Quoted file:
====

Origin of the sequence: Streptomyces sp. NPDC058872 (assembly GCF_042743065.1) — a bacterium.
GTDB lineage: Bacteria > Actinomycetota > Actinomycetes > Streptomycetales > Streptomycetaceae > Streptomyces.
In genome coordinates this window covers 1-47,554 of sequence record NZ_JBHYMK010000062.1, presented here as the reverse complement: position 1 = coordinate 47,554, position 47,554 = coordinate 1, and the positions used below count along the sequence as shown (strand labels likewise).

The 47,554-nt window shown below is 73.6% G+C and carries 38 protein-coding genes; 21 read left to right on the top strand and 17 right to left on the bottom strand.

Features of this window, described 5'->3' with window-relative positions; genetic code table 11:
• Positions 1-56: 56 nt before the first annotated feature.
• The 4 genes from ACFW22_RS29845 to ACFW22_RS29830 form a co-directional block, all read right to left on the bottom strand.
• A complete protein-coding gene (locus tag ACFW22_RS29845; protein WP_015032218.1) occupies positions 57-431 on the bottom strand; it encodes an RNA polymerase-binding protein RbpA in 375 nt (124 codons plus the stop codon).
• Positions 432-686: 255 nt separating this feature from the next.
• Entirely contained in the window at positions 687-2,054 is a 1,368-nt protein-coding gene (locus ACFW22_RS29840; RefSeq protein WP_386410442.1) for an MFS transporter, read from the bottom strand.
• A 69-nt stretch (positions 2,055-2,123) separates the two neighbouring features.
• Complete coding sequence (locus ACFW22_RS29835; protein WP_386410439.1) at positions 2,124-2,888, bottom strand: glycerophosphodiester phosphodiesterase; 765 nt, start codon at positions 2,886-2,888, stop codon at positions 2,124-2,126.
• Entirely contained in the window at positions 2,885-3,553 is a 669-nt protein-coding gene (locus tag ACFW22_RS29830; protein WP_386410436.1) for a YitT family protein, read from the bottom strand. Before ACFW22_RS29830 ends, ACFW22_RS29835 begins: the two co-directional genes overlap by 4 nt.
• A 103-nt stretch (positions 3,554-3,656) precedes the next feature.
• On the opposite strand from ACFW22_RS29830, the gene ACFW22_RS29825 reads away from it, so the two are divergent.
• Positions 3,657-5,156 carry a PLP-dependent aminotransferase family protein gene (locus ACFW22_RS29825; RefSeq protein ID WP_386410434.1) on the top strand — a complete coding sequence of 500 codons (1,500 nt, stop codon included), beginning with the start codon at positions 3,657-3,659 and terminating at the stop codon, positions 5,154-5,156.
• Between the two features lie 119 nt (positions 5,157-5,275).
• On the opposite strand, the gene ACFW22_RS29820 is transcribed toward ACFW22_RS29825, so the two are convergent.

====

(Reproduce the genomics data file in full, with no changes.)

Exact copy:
Origin of the sequence: Streptomyces sp. NPDC058872 (assembly GCF_042743065.1) — a bacterium.
GTDB lineage: Bacteria > Actinomycetota > Actinomycetes > Streptomycetales > Streptomycetaceae > Streptomyces.
In genome coordinates this window covers 1-47,554 of sequence record NZ_JBHYMK010000062.1, presented here as the reverse complement: position 1 = coordinate 47,554, position 47,554 = coordinate 1, and the positions used below count along the sequence as shown (strand labels likewise).

The 47,554-nt window shown below is 73.6% G+C and carries 38 protein-coding genes; 21 read left to right on the top strand and 17 right to left on the bottom strand.

Features of this window, described 5'->3' with window-relative positions; genetic code table 11:
• Positions 1-56: 56 nt before the first annotated feature.
• The 4 genes from ACFW22_RS29845 to ACFW22_RS29830 form a co-directional block, all read right to left on the bottom strand.
• A complete protein-coding gene (locus tag ACFW22_RS29845; protein WP_015032218.1) occupies positions 57-431 on the bottom strand; it encodes an RNA polymerase-binding protein RbpA in 375 nt (124 codons plus the stop codon).
• Positions 432-686: 255 nt separating this feature from the next.
• Entirely contained in the window at positions 687-2,054 is a 1,368-nt protein-coding gene (locus ACFW22_RS29840; RefSeq protein WP_386410442.1) for an MFS transporter, read from the bottom strand.
• A 69-nt stretch (positions 2,055-2,123) separates the two neighbouring features.
• Complete coding sequence (locus ACFW22_RS29835; protein WP_386410439.1) at positions 2,124-2,888, bottom strand: glycerophosphodiester phosphodiesterase; 765 nt, start codon at positions 2,886-2,888, stop codon at positions 2,124-2,126.
• Entirely contained in the window at positions 2,885-3,553 is a 669-nt protein-coding gene (locus tag ACFW22_RS29830; protein WP_386410436.1) for a YitT family protein, read from the bottom strand. Before ACFW22_RS29830 ends, ACFW22_RS29835 begins: the two co-directional genes overlap by 4 nt.
• A 103-nt stretch (positions 3,554-3,656) precedes the next feature.
• On the opposite strand from ACFW22_RS29830, the gene ACFW22_RS29825 reads away from it, so the two are divergent.
• Positions 3,657-5,156 carry a PLP-dependent aminotransferase family protein gene (locus ACFW22_RS29825; RefSeq protein ID WP_386410434.1) on the top strand — a complete coding sequence of 500 codons (1,500 nt, stop codon included), beginning with the start codon at positions 3,657-3,659 and terminating at the stop codon, positions 5,154-5,156.
• Between the two features lie 119 nt (positions 5,157-5,275).
• On the opposite strand, the gene ACFW22_RS29820 is transcribed toward ACFW22_RS29825, so the two are convergent.